Saturday, 13 September 2014

I like Jim Sillars

Jim  Sillars is one of my constituents.

I like him.

Actually I agree with him on many issues.  His critical analysis of the failings of climate change policy is perceptive.  I agree with him that we have been very poorly served by banks and that the integrity of leadership in recent years has been appalling - and that there remains much to sort out. (And in passing, it is salutary to note the key role in the RBS debacle of senior SNP figures.)

But his statements yesterday reflect a dark, vindictive streak in parts of the Yes campaign.  It comes from the militant left of which Jim once was an active part.  It is the red mist which takes over when any perceived wrong emanates from a big business.  Those he accuses of scaremongering he threatens.

And the most alarming part was his claim at one point to be speaking for us all:
" . . . . us, the sovereign people of Scotland. "
Yet we see a ''them and us' approach laid bare.  The case is heavily based on us being victims of oppression rather than of a balanced recognition of the need to work with those who have a stake with us all in creating a great future.

The mood of  Jim's comments - the victimhood and veiled threats, make it more of a challenge to strike a generous and constructive tone on September 19th.

I am sure Jim will not be speaking for me on the morning of Friday 19th.

But I reckon I will still like him.



Friday, 12 September 2014

16% of Edinburgh's electorate have voted

Earlier in this referendum season I gave some figures of the number of voters and postal voters.

Here is an update.

Edinburgh has a current population of around 495,000 of whom 377,413 (76%) are on the electoral roll as eligible voters.

There are 81,648 postal votes.  Of these 62,310 have been returned.  That amounts to 76.3% of the total postal votes. Postal vote packs were sent out in two tranches - the first towards the end of August and the remainder on 8th September (after the final date for registration for postal votes).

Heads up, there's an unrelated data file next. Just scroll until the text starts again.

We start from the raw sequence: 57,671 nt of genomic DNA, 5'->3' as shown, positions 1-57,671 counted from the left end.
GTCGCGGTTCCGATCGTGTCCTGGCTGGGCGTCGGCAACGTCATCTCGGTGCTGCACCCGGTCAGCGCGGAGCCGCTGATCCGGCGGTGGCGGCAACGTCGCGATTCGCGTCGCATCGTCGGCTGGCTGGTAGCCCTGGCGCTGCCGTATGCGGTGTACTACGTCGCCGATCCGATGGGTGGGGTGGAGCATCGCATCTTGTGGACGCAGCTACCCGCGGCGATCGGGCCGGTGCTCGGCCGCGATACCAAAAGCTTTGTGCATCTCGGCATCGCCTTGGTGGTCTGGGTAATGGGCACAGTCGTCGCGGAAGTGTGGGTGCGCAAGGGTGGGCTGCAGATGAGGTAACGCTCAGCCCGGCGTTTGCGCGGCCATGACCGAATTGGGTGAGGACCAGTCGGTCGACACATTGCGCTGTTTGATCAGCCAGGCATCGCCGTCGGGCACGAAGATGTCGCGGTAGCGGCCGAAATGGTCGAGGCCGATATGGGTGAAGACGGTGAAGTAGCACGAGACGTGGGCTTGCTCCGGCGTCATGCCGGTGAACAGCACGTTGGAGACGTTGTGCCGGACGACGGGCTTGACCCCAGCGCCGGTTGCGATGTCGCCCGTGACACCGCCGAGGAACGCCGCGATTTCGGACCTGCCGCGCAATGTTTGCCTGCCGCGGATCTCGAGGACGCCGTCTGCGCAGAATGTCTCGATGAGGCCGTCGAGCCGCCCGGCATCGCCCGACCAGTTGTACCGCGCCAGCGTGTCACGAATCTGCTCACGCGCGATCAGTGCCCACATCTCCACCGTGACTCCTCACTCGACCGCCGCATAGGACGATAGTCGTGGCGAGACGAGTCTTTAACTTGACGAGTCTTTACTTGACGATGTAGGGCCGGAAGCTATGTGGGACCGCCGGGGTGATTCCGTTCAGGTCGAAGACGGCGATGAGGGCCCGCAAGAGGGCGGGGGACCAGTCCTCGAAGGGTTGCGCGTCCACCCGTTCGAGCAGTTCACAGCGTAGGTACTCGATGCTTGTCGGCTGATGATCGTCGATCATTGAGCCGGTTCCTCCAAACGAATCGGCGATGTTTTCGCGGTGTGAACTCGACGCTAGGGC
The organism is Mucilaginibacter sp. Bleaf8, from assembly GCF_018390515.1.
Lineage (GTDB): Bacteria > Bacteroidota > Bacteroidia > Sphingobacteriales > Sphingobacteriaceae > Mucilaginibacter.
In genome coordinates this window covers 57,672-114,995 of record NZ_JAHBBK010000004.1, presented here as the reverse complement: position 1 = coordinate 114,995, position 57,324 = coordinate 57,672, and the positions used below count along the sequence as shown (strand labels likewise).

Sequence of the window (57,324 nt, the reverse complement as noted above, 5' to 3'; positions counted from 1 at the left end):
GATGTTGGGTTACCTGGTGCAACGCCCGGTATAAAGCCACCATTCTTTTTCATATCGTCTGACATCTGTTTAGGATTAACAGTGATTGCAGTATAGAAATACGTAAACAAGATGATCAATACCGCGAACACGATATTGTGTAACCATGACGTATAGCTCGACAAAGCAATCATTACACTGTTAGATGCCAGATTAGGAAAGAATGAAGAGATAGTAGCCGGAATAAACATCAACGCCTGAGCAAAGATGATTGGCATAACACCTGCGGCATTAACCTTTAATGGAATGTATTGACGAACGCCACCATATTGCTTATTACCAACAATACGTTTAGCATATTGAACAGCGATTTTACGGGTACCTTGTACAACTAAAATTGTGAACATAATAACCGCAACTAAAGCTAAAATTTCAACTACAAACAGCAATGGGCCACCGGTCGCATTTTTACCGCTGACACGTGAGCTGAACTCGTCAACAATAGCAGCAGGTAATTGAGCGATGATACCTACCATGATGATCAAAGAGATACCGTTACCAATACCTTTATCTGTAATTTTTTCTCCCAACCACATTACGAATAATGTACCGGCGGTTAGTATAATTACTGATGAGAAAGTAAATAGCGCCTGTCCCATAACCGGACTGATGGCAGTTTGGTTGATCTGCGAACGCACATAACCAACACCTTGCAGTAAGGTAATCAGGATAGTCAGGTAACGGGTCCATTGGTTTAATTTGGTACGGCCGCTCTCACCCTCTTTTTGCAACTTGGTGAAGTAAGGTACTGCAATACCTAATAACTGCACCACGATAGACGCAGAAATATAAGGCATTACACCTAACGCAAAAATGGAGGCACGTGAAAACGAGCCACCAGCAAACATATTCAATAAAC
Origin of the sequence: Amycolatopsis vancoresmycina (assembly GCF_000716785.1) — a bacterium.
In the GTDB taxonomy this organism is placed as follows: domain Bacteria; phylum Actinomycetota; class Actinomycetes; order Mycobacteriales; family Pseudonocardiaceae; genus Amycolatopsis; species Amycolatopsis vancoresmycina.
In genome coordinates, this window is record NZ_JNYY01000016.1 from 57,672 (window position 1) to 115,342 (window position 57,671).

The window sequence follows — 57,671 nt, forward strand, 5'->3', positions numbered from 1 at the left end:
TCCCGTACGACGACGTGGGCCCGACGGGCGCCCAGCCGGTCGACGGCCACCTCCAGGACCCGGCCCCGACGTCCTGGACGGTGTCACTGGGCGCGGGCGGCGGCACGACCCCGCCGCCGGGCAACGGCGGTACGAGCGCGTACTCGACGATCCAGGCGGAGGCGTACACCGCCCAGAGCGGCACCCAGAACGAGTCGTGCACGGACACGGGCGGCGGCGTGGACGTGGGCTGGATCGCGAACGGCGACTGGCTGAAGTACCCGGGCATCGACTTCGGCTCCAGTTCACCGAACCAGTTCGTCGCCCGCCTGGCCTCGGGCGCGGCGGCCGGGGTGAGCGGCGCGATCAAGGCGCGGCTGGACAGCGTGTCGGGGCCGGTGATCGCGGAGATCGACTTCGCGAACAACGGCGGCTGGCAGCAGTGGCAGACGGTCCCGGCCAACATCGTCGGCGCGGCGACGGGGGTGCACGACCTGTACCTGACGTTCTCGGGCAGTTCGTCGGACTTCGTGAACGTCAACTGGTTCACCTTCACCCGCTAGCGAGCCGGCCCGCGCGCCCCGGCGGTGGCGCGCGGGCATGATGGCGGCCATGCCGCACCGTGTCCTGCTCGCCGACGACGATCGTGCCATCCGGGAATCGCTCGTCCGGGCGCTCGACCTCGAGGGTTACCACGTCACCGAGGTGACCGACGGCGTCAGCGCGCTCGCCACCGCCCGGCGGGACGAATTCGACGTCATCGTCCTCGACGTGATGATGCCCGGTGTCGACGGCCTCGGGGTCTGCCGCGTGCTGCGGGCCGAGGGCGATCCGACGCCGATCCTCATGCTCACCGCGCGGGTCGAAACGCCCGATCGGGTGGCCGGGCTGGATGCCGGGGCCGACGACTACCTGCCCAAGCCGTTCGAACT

So just over one in five (21.6%) of the 377,413 eligible voters have a postal vote. 

So we can see that 16.5% of the electorate have already cast their vote.

Do note that remaining postal voters can still take their vote to the polling station next Thursday. Get it in before then, I say in case you are called away or become ill. 

Friday, 5 September 2014

'Don't be shy, Give it a try. Can I interest you in the big issue'

I'm a bit late in posting this (or anything else the last few days).  It has just been very busy and there have been a few days out of town.

Sadly, John White, the big issue seller, whose pitch was the junction of Middle Meadow Walk with North Meadow Walk since 2006, died last week.  He had cancer and his last days were in the Western where he died aged 69.

I met him almost every morning he was there and he was regular and there was almost always some good chat.  He was a great ally in my war against fly posting, pointing out new posters to me and I still have and use the scraper he gave me several years ago to make it easier to remove posters.

A few months ago he told me of a move to a new pitch - George IV Bridge at the Royal Mile - but there was scaffolding at the time and there just wasn't the same clientele.  A few days later he was back in Middle Meadow Walk chatting to friends and calling out his trade mark cry - the title above.  It was a local he encountered who years ago challenged him to use such a call to create a memorable marketing impact.

More here.

Monday, 1 September 2014

Edinburgh voting figures

The following comes across my desk so I'm sharing it with you.

Postal vote packs sent out last week:  69,862

The number returned (total counted but not which way they have voted):
  • 28th August: 4,877
  • 29th August: 12,872
  • 1st September: 9,967